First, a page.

Eagle County leaders offer advice to local youth
Vail, CO Colorado
AVON, Colorado – “What where the most difficult things you had to overcome as a leader?” asked 15-year-old Jesus Garcia.
Garcia was one of over 40 youth that had the chance to learn from local leaders as part of a panel hosted by youth nonprofit SOS Outreach on Thursday night.
The students were all participants in SOS’s University program, which aims to build leadership skills in local youth. The program takes place throughout the season and students not only learn how to ski and snowboard, but also about core values and leadership skills they can apply in their everyday lives. University students asked the panelists tough questions about their leadership styles, and what it takes to lead effectively.
Kevin Garcia, 11 years old: “What is your definition of a leader?”
Bill Cotton, president and owner of Optic Nerve Sunglasses: “Humility. Leaders need to treat others how they want to be treated. Forcing your opinion on someone doesn’t make a leader; people have to want to follow you. I think the best advice I could give is that it takes courage to ask for help and it takes courage to help others.”
Austin Tafoya, 15 years old: “How do you track your progress as a leader?”
Rick Smith, partner of Business Advisory firm Pilot Advisors: “There is an old proverb, ‘What gets measured gets improved.’ You need to decide what success looks like for you as an individual or for your company. Where do you want to be in the next few years? Think about it in practical terms, then re-evaluate in a few years. Did I get there? Did I get there with integrity? Things are easier to measure once you define what success looks like.”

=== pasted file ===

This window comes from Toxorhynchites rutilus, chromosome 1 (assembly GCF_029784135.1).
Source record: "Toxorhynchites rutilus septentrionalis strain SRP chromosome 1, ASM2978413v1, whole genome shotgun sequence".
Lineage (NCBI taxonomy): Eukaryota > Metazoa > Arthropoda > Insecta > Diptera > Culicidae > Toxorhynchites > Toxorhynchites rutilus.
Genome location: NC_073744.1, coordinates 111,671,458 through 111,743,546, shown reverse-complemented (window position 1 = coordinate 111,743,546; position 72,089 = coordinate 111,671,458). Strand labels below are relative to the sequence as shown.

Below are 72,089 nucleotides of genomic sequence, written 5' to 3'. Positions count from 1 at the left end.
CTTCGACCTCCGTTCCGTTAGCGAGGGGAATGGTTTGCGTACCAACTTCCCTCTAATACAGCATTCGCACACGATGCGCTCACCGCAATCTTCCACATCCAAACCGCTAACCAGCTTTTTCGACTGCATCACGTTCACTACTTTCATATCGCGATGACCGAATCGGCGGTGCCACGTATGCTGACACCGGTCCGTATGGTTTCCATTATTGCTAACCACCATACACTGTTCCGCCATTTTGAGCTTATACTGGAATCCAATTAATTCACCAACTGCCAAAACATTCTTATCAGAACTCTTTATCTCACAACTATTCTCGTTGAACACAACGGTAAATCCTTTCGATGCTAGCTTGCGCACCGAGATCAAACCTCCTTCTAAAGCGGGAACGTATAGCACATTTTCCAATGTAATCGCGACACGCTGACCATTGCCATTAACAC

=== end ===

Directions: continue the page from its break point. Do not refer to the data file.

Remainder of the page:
Kagan Huff, 11 years old: “What leadership roles did you have when you were young?”
Susie Davis, executive director of the Youth Foundation: “When I was younger I ran for student council. I ran my freshman year and lost, my sophomore year and lost, my junior year and lost and my senior year I was student council president. I don’t know why I kept trying, but I don’t think that I realized that what I was experiencing then was leadership.”
This is the third year SOS Outreach has hosted the forum. Cotton said that it’s an honor to be a part of a group of aspiring kids.
“One question that did surprise me and really made me evaluate myself as a leader was what’s one major change he would like to make before all is said and done?” he said. “I was glad the rest of the panel was there – those were some tough questions.”
Besides learning from the panelists, the students also helped choose the leaders and organize the event as part of their involvement in the SOS program. A few of the students really connected with the message of persistence given by Smith.
“In school when I’m thinking about quitting something, or getting off track, I can use Rick’s advice to keep pushing through,” said 12-year-old David Yeo.
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